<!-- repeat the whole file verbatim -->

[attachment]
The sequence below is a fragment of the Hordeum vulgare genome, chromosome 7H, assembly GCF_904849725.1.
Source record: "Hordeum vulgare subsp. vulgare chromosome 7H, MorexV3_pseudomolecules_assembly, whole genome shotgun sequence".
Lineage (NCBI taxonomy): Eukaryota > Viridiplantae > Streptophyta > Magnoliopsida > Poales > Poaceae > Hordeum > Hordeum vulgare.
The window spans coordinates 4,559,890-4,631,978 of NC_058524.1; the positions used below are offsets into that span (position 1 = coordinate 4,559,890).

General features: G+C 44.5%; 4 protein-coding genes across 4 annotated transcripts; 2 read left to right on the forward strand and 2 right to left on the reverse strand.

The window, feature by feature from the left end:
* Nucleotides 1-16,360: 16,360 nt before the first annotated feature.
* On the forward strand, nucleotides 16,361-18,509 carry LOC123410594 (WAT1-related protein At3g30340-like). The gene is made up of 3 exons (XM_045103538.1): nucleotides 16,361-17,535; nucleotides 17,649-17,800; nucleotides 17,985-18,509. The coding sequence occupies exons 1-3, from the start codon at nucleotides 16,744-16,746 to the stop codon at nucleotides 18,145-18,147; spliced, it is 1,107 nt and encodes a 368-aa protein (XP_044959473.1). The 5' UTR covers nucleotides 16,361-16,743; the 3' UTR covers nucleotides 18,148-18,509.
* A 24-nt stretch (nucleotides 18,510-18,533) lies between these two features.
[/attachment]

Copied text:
The sequence below is a fragment of the Hordeum vulgare genome, chromosome 7H, assembly GCF_904849725.1.
Source record: "Hordeum vulgare subsp. vulgare chromosome 7H, MorexV3_pseudomolecules_assembly, whole genome shotgun sequence".
Lineage (NCBI taxonomy): Eukaryota > Viridiplantae > Streptophyta > Magnoliopsida > Poales > Poaceae > Hordeum > Hordeum vulgare.
The window spans coordinates 4,559,890-4,631,978 of NC_058524.1; the positions used below are offsets into that span (position 1 = coordinate 4,559,890).

General features: G+C 44.5%; 4 protein-coding genes across 4 annotated transcripts; 2 read left to right on the forward strand and 2 right to left on the reverse strand.

The window, feature by feature from the left end:
* Nucleotides 1-16,360: 16,360 nt before the first annotated feature.
* On the forward strand, nucleotides 16,361-18,509 carry LOC123410594 (WAT1-related protein At3g30340-like). The gene is made up of 3 exons (XM_045103538.1): nucleotides 16,361-17,535; nucleotides 17,649-17,800; nucleotides 17,985-18,509. The coding sequence occupies exons 1-3, from the start codon at nucleotides 16,744-16,746 to the stop codon at nucleotides 18,145-18,147; spliced, it is 1,107 nt and encodes a 368-aa protein (XP_044959473.1). The 5' UTR covers nucleotides 16,361-16,743; the 3' UTR covers nucleotides 18,148-18,509.
* A 24-nt stretch (nucleotides 18,510-18,533) lies between these two features.